here for PDF format
Meeting with Bill Blazar
8301 Creekside Circle,
Guest speaker: Bill Blazar, senior vice president, Minnesota
Chamber of Commerce
Attendance: Verne Johnson, chair; Chuck Clay, Paul Gilje,
Jim Hetland, Jim Olson (by phone), and Clarence Shallbetter (by phone)
A. Introduction of Bill Blazar--Paul
introduced Blazar, who for several years was a co-worker with Paul in the
Citizens League. Blazar is a graduate of Northwestern University (B.A. in
political science) and the Humphrey Institute of Public Affairs at the
University of Minnesota (M.A. in public affairs). After leaving the
Citizens League, Blazar was manager of government affairs for Target
Corporation, 1987-1992, before joining the Minnesota Chamber, where he is
senior vice president of public affairs and business development.
B. Comments by Blazar--In his comments
and in discussion with the Civic Caucus, the following points were made:
1. Review of the history of the transportation
constitutional amendment--Blazar reviewed the history of how a
constitutional amendment on transportation funding, to be presented to
Minnesota voters in November 2006, was adopted by the Legislature.
Chamber had supported a 5-cent-a-gallon increase in the gasoline tax in
the 2005 Legislature. A 10-cent-a-gallon increase was included in a bill
that reached the governor's desk. Among other provisions in that bill was
a constitutional amendment to dedicate sales tax receipts from the sale of
new and used motor vehicles to transportation. The governor vetoed that
bill, but to the surprise of many, his veto could not cover the
constitutional amendment. The Legislature submits constitutional
amendments to the voters without going through the governor.
Consequently, the constitutional amendment remains valid, even though
other provisions, including the 10 cent gasoline tax, were vetoed.
proposal would guarantee at least 40 percent of the dollars for transit.
The other portion, up to 60 percent, would flow into the highway user
trust fund and be distributed in the same manner as current highway user
funds are distributed (62 percent, state; 29 percent, counties, and 9
percent, cities.) The transit dollars would flow into a separate
dedicated fund that the Legislature would have to create. Blazar doesn't
know how "transit" is defined. For example, he doesn't know if HOV lanes
would come from the highway fund or the transit fund.
Chamber didn't originally advocate this specific amendment, but now, with
the amendment the only opportunity for more transportation funding, the
chamber is supporting the amendment.
2. Why the Legislature turns to the constitution--Blazer
was asked why the Legislature would propose an amendment to the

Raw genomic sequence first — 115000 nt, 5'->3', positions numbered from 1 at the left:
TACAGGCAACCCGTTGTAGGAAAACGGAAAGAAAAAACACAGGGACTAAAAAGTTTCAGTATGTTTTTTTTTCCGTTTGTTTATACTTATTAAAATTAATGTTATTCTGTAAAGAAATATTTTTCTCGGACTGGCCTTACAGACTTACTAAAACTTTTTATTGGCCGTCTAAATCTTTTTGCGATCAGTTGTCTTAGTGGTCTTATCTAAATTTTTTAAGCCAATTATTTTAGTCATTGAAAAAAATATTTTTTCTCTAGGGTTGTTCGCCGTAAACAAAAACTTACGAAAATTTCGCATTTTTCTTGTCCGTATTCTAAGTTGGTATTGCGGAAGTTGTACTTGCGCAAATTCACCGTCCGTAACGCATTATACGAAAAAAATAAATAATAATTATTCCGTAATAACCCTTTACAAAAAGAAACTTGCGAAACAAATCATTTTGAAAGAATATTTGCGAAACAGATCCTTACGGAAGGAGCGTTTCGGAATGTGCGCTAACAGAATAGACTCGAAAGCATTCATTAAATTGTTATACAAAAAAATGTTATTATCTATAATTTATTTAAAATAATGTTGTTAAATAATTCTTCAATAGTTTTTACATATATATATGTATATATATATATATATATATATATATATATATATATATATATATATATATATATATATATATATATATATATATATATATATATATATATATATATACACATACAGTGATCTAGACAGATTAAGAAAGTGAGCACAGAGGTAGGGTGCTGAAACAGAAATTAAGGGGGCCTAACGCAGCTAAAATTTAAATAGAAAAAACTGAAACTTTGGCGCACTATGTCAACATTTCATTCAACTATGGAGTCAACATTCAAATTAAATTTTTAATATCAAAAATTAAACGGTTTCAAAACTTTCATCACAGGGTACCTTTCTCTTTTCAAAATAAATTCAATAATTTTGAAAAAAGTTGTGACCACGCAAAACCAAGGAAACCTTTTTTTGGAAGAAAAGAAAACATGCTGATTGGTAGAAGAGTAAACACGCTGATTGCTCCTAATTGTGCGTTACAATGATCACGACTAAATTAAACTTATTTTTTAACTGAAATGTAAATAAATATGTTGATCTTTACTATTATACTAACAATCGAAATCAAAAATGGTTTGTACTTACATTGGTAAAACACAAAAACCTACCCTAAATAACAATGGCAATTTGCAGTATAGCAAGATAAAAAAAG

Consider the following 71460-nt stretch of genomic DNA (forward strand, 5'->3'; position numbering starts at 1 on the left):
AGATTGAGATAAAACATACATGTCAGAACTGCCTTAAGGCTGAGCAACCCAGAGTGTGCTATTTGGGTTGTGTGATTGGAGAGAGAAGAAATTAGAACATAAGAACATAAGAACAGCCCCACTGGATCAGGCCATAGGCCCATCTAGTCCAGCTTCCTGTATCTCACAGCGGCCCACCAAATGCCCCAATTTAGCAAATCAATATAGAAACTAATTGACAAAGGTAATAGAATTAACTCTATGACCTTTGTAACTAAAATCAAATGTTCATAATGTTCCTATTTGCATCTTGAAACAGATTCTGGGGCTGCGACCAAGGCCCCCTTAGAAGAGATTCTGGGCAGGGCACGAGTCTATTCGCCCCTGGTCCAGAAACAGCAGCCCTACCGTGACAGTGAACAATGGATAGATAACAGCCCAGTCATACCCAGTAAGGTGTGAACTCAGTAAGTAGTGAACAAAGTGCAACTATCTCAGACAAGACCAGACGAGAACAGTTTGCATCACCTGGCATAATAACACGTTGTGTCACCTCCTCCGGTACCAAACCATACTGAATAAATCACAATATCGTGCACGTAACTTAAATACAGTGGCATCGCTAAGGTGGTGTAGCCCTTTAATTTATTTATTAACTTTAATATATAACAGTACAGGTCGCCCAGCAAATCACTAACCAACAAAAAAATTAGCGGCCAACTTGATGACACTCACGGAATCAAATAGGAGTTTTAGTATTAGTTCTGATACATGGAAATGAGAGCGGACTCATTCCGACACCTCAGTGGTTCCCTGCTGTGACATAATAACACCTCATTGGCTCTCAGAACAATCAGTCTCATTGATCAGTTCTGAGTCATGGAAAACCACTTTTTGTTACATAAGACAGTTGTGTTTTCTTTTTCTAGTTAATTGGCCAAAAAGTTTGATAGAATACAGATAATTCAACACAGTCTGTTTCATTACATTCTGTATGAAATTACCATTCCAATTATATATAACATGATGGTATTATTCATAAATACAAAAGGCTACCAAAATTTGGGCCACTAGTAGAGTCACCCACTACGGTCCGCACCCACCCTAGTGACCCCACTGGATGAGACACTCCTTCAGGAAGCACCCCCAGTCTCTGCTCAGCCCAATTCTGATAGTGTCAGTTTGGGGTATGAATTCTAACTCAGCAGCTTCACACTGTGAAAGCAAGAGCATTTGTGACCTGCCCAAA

constitution when the Legislature itself could do everything the amendment
mentioned two main reasons. One reason is the deeply divided nature of the
Legislature. The House is 68-66 for Republicans and the Senate, 37-30 for
Democrats. The divisions on social issues such as gun control, abortion,
and gay rights are very strong. Now, social issues have so affected the
Legislature that their impact is felt on all other questions.
reason is that the Legislature lacks a working theory on solving community
problems. Some Democrats want to run state government much as they did 25
years ago. Some Republicans don't want government to do anything. And
some Republicans, just like Democrats, would pour money back into the
bureaucracy without seeking any change in service delivery. He mentioned
that a House committee dealing with employment and training, now headed by
a Republican, accepts to a significant degree the way administrative
functions are carried out by state agencies, just as a previous Democratic
general public is so skeptical and cynical about government that they
generally ignore what's happening.
3. A new theory for dealing with community
problems is needed--Blazar suggested we need to look outside of
government for new ways to deal with community problems. As an example he
mentioned a 10-year-old program of the Minnesota Chamber of Commerce
called "Minnesota Waste Wise", involving about 500 businesses in voluntary
programs of recycling and in saving energy. At a business' request the
Chamber conducts audits of what the business is doing and makes
suggestions for improvement. One successful aspect of Minnesota Waste
Wise has been to encourage removal of mercury switches from junk cars that
removed 80 to 90 pounds of mercury that otherwise would have polluted the
air and groundwater. Blazar sees opportunities for such
non-governmental action in many areas, including child care and job
4. Opposition to initiative and referendum--Blazar
said the chamber's support for the constitutional amendment does not
indicate the chamber supports initiative and referendum, which he called a
simplistic solution to complex problems. He said the chamber and